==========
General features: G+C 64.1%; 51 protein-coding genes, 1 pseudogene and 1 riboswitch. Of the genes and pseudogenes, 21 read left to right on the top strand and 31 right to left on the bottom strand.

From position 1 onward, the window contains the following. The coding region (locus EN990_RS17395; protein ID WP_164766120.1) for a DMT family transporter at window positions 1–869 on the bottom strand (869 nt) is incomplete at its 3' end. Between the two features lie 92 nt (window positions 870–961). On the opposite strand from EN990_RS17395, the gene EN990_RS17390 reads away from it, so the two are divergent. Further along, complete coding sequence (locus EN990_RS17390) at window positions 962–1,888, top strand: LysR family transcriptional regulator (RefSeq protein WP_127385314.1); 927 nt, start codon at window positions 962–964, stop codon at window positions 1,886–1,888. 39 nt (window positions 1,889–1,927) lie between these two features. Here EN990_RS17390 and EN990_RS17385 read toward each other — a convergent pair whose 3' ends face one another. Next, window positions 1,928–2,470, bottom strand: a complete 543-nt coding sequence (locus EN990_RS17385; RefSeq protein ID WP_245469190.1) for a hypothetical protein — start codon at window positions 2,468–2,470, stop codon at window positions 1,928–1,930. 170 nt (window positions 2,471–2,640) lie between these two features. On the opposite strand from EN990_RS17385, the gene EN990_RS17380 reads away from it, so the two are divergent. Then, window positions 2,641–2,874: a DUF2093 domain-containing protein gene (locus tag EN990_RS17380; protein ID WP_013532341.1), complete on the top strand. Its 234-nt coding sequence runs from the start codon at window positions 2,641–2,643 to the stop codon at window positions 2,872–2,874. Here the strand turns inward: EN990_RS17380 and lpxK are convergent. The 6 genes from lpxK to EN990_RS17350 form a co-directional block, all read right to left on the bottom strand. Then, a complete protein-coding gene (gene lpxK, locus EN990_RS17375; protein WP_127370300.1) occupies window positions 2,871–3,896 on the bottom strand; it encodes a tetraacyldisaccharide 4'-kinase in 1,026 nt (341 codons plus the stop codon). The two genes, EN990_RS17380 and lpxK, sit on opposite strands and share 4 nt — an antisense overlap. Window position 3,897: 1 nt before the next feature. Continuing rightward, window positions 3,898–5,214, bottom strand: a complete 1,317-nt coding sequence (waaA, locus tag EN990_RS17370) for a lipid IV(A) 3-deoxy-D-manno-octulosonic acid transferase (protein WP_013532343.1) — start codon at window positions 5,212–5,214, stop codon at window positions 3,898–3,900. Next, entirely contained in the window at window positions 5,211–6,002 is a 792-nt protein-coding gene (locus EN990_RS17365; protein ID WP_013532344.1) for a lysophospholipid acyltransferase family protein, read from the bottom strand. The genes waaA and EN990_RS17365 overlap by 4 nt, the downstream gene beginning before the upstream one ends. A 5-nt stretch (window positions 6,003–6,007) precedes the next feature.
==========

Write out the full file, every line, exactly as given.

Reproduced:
General features: G+C 64.1%; 51 protein-coding genes, 1 pseudogene and 1 riboswitch. Of the genes and pseudogenes, 21 read left to right on the top strand and 31 right to left on the bottom strand.

From position 1 onward, the window contains the following. The coding region (locus EN990_RS17395; protein ID WP_164766120.1) for a DMT family transporter at window positions 1–869 on the bottom strand (869 nt) is incomplete at its 3' end. Between the two features lie 92 nt (window positions 870–961). On the opposite strand from EN990_RS17395, the gene EN990_RS17390 reads away from it, so the two are divergent. Further along, complete coding sequence (locus EN990_RS17390) at window positions 962–1,888, top strand: LysR family transcriptional regulator (RefSeq protein WP_127385314.1); 927 nt, start codon at window positions 962–964, stop codon at window positions 1,886–1,888. 39 nt (window positions 1,889–1,927) lie between these two features. Here EN990_RS17390 and EN990_RS17385 read toward each other — a convergent pair whose 3' ends face one another. Next, window positions 1,928–2,470, bottom strand: a complete 543-nt coding sequence (locus EN990_RS17385; RefSeq protein ID WP_245469190.1) for a hypothetical protein — start codon at window positions 2,468–2,470, stop codon at window positions 1,928–1,930. 170 nt (window positions 2,471–2,640) lie between these two features. On the opposite strand from EN990_RS17385, the gene EN990_RS17380 reads away from it, so the two are divergent. Then, window positions 2,641–2,874: a DUF2093 domain-containing protein gene (locus tag EN990_RS17380; protein ID WP_013532341.1), complete on the top strand. Its 234-nt coding sequence runs from the start codon at window positions 2,641–2,643 to the stop codon at window positions 2,872–2,874. Here the strand turns inward: EN990_RS17380 and lpxK are convergent. The 6 genes from lpxK to EN990_RS17350 form a co-directional block, all read right to left on the bottom strand. Then, a complete protein-coding gene (gene lpxK, locus EN990_RS17375; protein WP_127370300.1) occupies window positions 2,871–3,896 on the bottom strand; it encodes a tetraacyldisaccharide 4'-kinase in 1,026 nt (341 codons plus the stop codon). The two genes, EN990_RS17380 and lpxK, sit on opposite strands and share 4 nt — an antisense overlap. Window position 3,897: 1 nt before the next feature. Continuing rightward, window positions 3,898–5,214, bottom strand: a complete 1,317-nt coding sequence (waaA, locus tag EN990_RS17370) for a lipid IV(A) 3-deoxy-D-manno-octulosonic acid transferase (protein WP_013532343.1) — start codon at window positions 5,212–5,214, stop codon at window positions 3,898–3,900. Next, entirely contained in the window at window positions 5,211–6,002 is a 792-nt protein-coding gene (locus EN990_RS17365; protein ID WP_013532344.1) for a lysophospholipid acyltransferase family protein, read from the bottom strand. The genes waaA and EN990_RS17365 overlap by 4 nt, the downstream gene beginning before the upstream one ends. A 5-nt stretch (window positions 6,003–6,007) precedes the next feature.